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United States v. Thompson

United States District Court, M.D. Alabama, Northern Division

July 31, 2017

UNITED STATES OF AMERICA
v.
ADRIAN DESHAWN THOMPSON

          OPINION AND ORDER

          MYRON H. THOMPSON UNITED STATES DISTRICT JUDGE.

         This criminal case is before the court on the government's motion to commit defendant Adrian Deshawn Thompson to the custody of the Bureau of Prisons (BOP) for a mental examination. An examination by a local psychologist raised serious doubts about his competency to participate in the proceedings, as well as whether he had a mental disease or defect at the time of the alleged offenses, though she was unable to render an opinion about either issue.

         Based on representations in the record as well as those made in open court on July 26, 2017, and for the reasons discussed below, the court will grant the government's motion and will commit Thompson to the custody of the BOP for an independent evaluation of five issues: (1) whether Thompson is currently able to understand the nature and consequences of the proceedings against him or to assist properly in his defense (competency evaluation); (2) whether, if found incompetent, his competency can be restored (restoration determination); (3) whether, at the time of the commission of the acts constituting the offenses, he, as a result of a severe mental disease or defect, was unable to appreciate the nature and quality or the wrongfulness of his acts (insanity-defense evaluation); (4) whether, at the time of the commission of the acts constituting the offenses, he had a mental disease or defect or any other mental condition otherwise bearing on the issue of guilt (otherwise-bearing-on-guilt evaluation); and (5) whether, if convicted, he requires hospitalization in lieu of incarceration, or instead may require other forms of treatment during or after incarceration (hospitalization-or-treatment evaluation).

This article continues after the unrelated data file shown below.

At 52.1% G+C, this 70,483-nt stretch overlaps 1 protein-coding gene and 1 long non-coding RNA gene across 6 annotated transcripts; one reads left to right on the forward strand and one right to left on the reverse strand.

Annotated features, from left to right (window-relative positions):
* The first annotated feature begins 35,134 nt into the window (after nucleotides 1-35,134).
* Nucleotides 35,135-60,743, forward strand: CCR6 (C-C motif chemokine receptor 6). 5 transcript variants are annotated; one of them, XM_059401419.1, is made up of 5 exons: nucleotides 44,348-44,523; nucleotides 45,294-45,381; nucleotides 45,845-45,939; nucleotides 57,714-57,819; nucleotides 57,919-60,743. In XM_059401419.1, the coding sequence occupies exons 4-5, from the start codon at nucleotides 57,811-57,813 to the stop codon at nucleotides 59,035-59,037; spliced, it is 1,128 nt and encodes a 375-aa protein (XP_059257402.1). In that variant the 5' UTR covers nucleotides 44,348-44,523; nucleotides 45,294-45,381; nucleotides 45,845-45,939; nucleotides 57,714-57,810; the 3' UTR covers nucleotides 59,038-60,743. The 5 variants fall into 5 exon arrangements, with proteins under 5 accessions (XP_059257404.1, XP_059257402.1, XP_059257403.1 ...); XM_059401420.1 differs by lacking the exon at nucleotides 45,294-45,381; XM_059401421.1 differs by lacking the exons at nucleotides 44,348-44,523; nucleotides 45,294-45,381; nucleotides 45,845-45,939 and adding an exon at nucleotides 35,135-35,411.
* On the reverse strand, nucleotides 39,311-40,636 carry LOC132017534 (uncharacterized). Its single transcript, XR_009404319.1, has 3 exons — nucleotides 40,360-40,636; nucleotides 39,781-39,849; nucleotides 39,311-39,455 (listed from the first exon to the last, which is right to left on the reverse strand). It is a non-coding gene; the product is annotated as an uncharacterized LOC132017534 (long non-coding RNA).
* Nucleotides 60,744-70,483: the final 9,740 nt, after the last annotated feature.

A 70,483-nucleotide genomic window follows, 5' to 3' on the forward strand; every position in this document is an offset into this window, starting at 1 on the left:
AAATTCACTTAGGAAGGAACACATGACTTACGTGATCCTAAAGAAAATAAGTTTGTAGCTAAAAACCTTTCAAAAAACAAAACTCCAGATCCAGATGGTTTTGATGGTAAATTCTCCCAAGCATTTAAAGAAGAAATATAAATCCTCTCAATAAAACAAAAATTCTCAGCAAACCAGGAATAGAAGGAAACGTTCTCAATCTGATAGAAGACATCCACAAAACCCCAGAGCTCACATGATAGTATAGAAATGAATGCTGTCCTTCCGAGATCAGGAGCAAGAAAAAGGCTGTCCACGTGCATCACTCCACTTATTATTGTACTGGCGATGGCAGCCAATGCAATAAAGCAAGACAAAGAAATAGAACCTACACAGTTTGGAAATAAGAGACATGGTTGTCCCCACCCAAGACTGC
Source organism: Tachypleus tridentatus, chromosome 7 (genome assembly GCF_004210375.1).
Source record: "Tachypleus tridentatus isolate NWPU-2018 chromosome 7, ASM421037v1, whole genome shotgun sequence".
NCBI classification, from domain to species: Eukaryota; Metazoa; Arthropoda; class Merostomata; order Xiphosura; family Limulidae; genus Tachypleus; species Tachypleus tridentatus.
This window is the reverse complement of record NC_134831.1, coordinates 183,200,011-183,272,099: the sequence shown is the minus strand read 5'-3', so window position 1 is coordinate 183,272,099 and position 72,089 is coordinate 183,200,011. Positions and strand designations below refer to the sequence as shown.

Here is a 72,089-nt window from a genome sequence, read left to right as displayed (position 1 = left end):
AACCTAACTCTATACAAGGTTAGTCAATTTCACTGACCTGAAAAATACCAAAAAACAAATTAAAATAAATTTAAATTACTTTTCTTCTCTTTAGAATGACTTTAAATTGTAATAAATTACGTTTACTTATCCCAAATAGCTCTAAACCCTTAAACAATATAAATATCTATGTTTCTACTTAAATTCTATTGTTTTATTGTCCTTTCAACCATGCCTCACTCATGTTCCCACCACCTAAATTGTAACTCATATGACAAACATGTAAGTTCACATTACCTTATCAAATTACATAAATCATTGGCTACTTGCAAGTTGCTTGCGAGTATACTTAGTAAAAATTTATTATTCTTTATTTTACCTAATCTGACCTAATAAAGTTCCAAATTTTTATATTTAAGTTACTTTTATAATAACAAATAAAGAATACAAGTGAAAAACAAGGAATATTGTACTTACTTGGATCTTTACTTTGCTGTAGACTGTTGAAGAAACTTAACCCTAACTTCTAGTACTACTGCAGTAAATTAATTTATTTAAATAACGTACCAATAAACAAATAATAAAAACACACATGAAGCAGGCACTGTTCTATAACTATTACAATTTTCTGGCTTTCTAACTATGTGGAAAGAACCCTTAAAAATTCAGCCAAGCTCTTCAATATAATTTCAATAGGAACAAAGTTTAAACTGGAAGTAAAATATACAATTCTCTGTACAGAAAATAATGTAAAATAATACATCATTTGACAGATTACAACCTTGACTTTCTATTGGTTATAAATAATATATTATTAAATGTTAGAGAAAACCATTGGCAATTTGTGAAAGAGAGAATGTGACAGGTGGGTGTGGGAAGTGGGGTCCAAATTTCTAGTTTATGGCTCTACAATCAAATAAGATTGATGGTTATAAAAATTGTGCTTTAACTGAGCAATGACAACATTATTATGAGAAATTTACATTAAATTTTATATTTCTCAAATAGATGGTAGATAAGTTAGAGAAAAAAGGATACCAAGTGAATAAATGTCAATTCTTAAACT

I. FACTUAL BACKGROUND

         Thompson is charged in a five-count indictment with three separate counts of drug possession with intent to distribute (alprazolam, hydrocodone, and amphetamine); one count of marijuana possession; and one count of possession of a firearm in furtherance of a drug-trafficking offense.

         In July 2017, with jury selection and trial approaching, Thompson filed a notice, pursuant to Federal Rule of Criminal Procedure 12.2(b), that he “intends to offer at trial expert evidence relating to a mental disease or defect bearing on the issue of guilt.” Notice (doc. no. 21). The notice referred to an existing forensic mental-health evaluation by Dr. Lauren Reba-Harrelson.

         The government responded with a motion for Thompson's commitment for the purposes of conducting a mental examination of his current competency to proceed to trial as well as his sanity at the time of the offenses. The government's motion cited Dr. Reba-Harrelson's report, which indicated that Thompson “has a history of psychosis, most prominently displayed as paranoid delusions, with a theme of being persecuted by others.” Forensic Psychological Evaluation (doc. no. 30) at 23. The report also documented Thompson's past in-patient hospitalizations and outpatient psychiatric treatment, including a three-day hospitalization in August 2015 where he reported hallucinations and was prescribed antipsychotic medication; in-home treatment continuing into November 2015; and a further in-patient hospitalization in April 2016, during which he was diagnosed with Schizophrenia, Paranoid Type.